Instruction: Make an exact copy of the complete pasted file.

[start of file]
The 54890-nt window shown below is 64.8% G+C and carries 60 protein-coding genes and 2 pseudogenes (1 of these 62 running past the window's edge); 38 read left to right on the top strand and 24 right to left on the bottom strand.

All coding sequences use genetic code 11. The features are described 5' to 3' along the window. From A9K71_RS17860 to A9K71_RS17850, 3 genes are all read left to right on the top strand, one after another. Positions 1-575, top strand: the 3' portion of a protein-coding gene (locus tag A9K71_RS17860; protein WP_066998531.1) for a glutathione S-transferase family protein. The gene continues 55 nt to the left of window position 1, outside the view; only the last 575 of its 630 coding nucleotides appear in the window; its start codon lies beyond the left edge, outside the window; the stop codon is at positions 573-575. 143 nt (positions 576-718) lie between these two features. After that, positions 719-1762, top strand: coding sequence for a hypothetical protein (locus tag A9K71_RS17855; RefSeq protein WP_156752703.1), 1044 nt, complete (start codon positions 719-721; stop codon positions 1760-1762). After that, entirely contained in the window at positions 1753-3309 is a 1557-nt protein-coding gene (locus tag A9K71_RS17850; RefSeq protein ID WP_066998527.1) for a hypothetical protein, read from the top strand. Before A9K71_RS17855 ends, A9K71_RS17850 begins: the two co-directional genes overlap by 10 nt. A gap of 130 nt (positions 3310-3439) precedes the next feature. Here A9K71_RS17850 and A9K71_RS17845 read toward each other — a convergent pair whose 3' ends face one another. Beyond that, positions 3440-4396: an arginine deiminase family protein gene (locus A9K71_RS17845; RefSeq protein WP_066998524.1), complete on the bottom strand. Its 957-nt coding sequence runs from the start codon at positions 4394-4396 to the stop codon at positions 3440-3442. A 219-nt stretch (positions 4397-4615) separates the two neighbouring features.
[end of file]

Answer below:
The 54890-nt window shown below is 64.8% G+C and carries 60 protein-coding genes and 2 pseudogenes (1 of these 62 running past the window's edge); 38 read left to right on the top strand and 24 right to left on the bottom strand.

All coding sequences use genetic code 11. The features are described 5' to 3' along the window. From A9K71_RS17860 to A9K71_RS17850, 3 genes are all read left to right on the top strand, one after another. Positions 1-575, top strand: the 3' portion of a protein-coding gene (locus tag A9K71_RS17860; protein WP_066998531.1) for a glutathione S-transferase family protein. The gene continues 55 nt to the left of window position 1, outside the view; only the last 575 of its 630 coding nucleotides appear in the window; its start codon lies beyond the left edge, outside the window; the stop codon is at positions 573-575. 143 nt (positions 576-718) lie between these two features. After that, positions 719-1762, top strand: coding sequence for a hypothetical protein (locus tag A9K71_RS17855; RefSeq protein WP_156752703.1), 1044 nt, complete (start codon positions 719-721; stop codon positions 1760-1762). After that, entirely contained in the window at positions 1753-3309 is a 1557-nt protein-coding gene (locus tag A9K71_RS17850; RefSeq protein ID WP_066998527.1) for a hypothetical protein, read from the top strand. Before A9K71_RS17855 ends, A9K71_RS17850 begins: the two co-directional genes overlap by 10 nt. A gap of 130 nt (positions 3310-3439) precedes the next feature. Here A9K71_RS17850 and A9K71_RS17845 read toward each other — a convergent pair whose 3' ends face one another. Beyond that, positions 3440-4396: an arginine deiminase family protein gene (locus A9K71_RS17845; RefSeq protein WP_066998524.1), complete on the bottom strand. Its 957-nt coding sequence runs from the start codon at positions 4394-4396 to the stop codon at positions 3440-3442. A 219-nt stretch (positions 4397-4615) separates the two neighbouring features.